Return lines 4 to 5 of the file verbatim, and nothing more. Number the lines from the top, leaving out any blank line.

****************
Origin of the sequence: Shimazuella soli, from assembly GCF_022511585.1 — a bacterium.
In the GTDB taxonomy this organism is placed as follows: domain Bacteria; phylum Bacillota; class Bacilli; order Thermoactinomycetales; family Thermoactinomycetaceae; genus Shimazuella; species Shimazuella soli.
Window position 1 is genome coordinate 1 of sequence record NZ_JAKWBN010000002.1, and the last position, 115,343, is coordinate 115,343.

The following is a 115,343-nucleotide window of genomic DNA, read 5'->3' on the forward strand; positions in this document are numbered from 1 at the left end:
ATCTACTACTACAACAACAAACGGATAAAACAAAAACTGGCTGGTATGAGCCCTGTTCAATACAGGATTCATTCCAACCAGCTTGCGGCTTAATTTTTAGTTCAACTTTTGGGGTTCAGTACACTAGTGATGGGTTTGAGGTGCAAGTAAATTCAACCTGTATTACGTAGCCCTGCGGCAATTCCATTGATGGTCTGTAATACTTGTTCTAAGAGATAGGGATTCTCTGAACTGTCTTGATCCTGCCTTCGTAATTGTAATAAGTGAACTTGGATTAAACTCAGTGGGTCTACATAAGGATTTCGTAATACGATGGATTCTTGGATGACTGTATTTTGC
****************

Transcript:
The following is a 115,343-nucleotide window of genomic DNA, read 5'->3' on the forward strand; positions in this document are numbered from 1 at the left end:
ATCTACTACTACAACAACAAACGGATAAAACAAAAACTGGCTGGTATGAGCCCTGTTCAATACAGGATTCATTCCAACCAGCTTGCGGCTTAATTTTTAGTTCAACTTTTGGGGTTCAGTACACTAGTGATGGGTTTGAGGTGCAAGTAAATTCAACCTGTATTACGTAGCCCTGCGGCAATTCCATTGATGGTCTGTAATACTTGTTCTAAGAGATAGGGATTCTCTGAACTGTCTTGATCCTGCCTTCGTAATTGTAATAAGTGAACTTGGATTAAACTCAGTGGGTCTACATAAGGATTTCGTAATACGATGGATTCTTGGATGACTGTATTTTGC